rate. Late HAT may have a milder clinical course. In some centers, late HAT is more common than early
HAT, perhaps because it is detected by protocol Doppler exams when clinically silent. Biliary
complications in general are more frequent in late HAT, and severe organ dysfunction in early HAT  .
Portal vein thrombosis/stenosis is lesscommon
that HAT. Hepatic vein thrombosis is unusual,
except in patients undergoing OLT for Budd-Chiari syndrome, but may be more common in living related
| ||Early HAT ||Late HAT ||Portal vein thrombosis|
|Incidence ||1.6 to 10.5% (adults); up to 25% (children) ||1.7  to 2.8 %  ||Rare|
|Presentation ||Fever, increased ALT/AST, Fulminant hepatic failure, relapsing bacteremia, biliary tract necrosis ||Asymptomatic; recurrent cholangitis, biliary strictures, abscess, bile leak, fever ||Refractory ascites, variceal bleeding, encephalopathy|
|Associated Conditions ||Complex anatomy, small HA, extension graft, dehydration, prolonged ischemic time, PSC,  CMV, small donor liver  ||Complex anatomy, cigarette smoking ; CMV  ||PVT in native liver, interposition graft, previous portocaval shunt, hypercoagulable state|
|Outcome ||Mortality up to 73% without Retransplantation, otherwise 27-58% ||Unknown for asymptomatic; poor outcome for retransplantation if septic ||Early PVT: Loss of graft if not revascularizedLate PVT: similar to non-transplant PVT|
|Biopsy Findings ||Centrilobular coagulative necrosis or ballooning degeneration; infarcts;? increased apoptosis with minimal inflammation ||Not well described; bile duct necrosis; hepatic abscess; bile ductular reaction ||Portal fibrosis; rarely, sclerosis of PV branches; hepatocyte atrophy and sinusoidal dilatation; rarely, infarcts|
Morphology and differential diagnosis of vascular
Morphologic changes due to hepatic artery thrombosis may be quite variable and irregularly
distributed in the graft. Severe injury is characterized by coagulative necrosis, which may become
secondarily infected, leading to hepatic abscesses. Injury to the biliary tree may be manifested as
biliary necrosis. Canalicular cholestasis and bile ductular reaction are non-specific findings, but may
be seen in parenchyma adjacent to infarcts. Some investigators have suggested that increased numbers of
apoptotic hepatocytes may be seen in mild ischemia prior to severe necrotic damage. By using TUNEL assay
to compare apoptosis in acute rejection with vascular occlusion  , Sedivy and colleagues found that
the number of apoptotic bodies was much higher in vascular occlusion than in acute rejection; apoptotic
bodies were found in periportal areas as well as centrilobular areas.
Distinguishing ischemic injury from acute cellular rejection generally does not present
diagnostic problems. The mixed portal inflammatory infiltrate seen in acute rejection is not a feature
of ischemic injury. The isolated centrilobular pattern of rejection may be confused with ischemic
injury, but generally shows a more pronounced lymphocytic inflammatory infiltrate with endothelialitis.
In the setting of recurrent hepatitis C, increased apoptotic bodies are an expected finding and cannot be
used as an indication of ischemia. In addition, apoptotic bodies in biopsies in the early transplant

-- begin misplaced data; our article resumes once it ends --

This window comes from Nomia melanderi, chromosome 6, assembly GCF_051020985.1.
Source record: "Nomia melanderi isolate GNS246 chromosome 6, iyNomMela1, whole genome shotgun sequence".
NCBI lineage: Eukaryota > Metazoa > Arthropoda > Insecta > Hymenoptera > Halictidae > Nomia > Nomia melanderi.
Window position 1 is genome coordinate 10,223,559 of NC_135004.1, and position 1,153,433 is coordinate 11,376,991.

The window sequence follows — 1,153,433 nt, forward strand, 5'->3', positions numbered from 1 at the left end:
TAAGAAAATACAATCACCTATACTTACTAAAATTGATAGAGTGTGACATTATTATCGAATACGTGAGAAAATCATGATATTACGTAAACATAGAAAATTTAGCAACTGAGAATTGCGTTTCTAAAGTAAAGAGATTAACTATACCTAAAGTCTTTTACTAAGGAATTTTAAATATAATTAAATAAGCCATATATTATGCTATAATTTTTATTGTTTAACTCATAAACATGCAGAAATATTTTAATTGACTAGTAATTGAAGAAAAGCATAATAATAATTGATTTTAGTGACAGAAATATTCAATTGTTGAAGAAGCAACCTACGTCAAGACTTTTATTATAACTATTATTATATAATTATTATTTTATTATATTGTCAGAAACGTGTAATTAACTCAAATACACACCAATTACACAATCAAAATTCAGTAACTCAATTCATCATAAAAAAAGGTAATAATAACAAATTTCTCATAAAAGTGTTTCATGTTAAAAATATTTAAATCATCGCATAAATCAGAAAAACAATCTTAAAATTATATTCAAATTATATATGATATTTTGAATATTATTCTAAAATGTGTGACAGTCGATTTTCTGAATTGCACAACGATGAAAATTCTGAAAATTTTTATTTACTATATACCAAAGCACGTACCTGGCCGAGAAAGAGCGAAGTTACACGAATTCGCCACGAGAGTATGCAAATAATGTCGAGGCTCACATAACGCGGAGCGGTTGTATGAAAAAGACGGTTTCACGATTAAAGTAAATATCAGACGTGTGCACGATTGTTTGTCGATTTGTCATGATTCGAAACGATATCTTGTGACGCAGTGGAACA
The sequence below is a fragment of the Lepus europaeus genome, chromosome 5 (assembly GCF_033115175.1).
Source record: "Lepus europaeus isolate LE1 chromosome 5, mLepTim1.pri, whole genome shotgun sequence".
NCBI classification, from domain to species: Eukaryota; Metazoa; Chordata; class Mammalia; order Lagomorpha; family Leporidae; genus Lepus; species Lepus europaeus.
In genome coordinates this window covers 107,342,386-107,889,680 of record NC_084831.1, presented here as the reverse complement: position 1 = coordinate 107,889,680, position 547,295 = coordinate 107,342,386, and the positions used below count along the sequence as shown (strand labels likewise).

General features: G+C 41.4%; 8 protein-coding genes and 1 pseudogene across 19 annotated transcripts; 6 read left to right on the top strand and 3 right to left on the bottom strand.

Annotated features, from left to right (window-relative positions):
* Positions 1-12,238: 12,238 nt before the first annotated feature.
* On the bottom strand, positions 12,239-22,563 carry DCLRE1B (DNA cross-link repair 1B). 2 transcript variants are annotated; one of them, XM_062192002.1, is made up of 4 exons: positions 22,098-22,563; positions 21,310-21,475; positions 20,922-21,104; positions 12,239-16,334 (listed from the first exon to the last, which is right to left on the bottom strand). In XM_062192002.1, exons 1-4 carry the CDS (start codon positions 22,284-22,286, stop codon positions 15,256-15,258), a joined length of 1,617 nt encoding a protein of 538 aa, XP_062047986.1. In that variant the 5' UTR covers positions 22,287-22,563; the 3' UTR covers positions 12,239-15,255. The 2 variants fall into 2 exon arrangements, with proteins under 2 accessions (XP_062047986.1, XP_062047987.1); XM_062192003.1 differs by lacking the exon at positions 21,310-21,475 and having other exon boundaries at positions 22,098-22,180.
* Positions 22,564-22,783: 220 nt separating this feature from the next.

period may be a manifestation of the expected modulation of the size of the graft.
Infectious complications of liver transplantation are generally manifested one week or longer after
transplantation. Whereas bacterial and fungal infections often involve other organ systems and do not
involve liver biopsy for diagnosis, viral infections may directly involve the liver allograft and require
biopsy to differentiate them from acute rejection. Cytomegalovirus, in particular, is not uncommon in the posttransplant
period, with some centers reporting incidences of over 20%. Mean time to occurrence is 38 days after OLT
(8-290 days), although late presentations are reported (up to almost 10 years after OLT), with an
incidence of 8.5% in the total cohort at one transplantation center  . In this study, all patients
with late CMV infections were women, and all were seropositive before OLT. Clinical presentation in all
cases was fever and hepatitis; one patient died of bacterial sepsis. The most important risk factor is
CMV-positive serology of the donor, regardless of recipient serologic status.
CMV may be a co-factor in complications following OLT and is sometimes associated with bacterial and
fungal infections, acute and chronic rejection, and hepatic artery thrombosis. Contribution from CMV to
development of allograft rejection may be by upregulation of MHC Class I and II via release of
interferons. However, short term CMV viremia does not appear to worsen hepatitis C recurrence  .
Persistent CMV infection has been demonstrated in patient with chronic rejection using in situ
hybridization, which proved more sensitive than immunoperoxidase techniques in this study  . 12/29
patients were CMV positive by immunoperoxidase or ISH. However, CMV was found in 8/15 explanted grafts
but was not associated with etiology of graft loss, which included chronic rejection (8 cases), and
hepatic artery thrombosis (3 cases).
Cytomegalovirus infection in the transplanted liver is usually manifested as scatted clusters of
necrotic hepatocytes with associated microabscesses. Kupffer cells may be prominent and aggregated into
small nodules, or more rarely, granulomas. Characteristic nuclear inclusions may be sparse (only 1-2 per
biopsy core) and identifiable only on immunoperoxidase stain. The inclusions are rarely seen in biliary
epithelium. The most common finding in one study describing the morphology of CMV hepatitis in OLT
biopsies was mild to moderate portal inflammation with lymphocyte predominance, found in 29/30 biopsies
 . Other common findings were hepatocyte ballooning, slight cholangitis, Kupffer cell prominence,
parenchymal and sinusoidal inflammation, and microabscesses (26/30)
. Viral inclusions were found in only
3/30 cases with use of immunoperoxidase methods on frozen sections.
Smaller collections of lobular neutrophils do not seen to be related to CMV infection and have no
influence on graft survival. MacDonald and colleagues studied 57 OLT biopsies with microabscesses and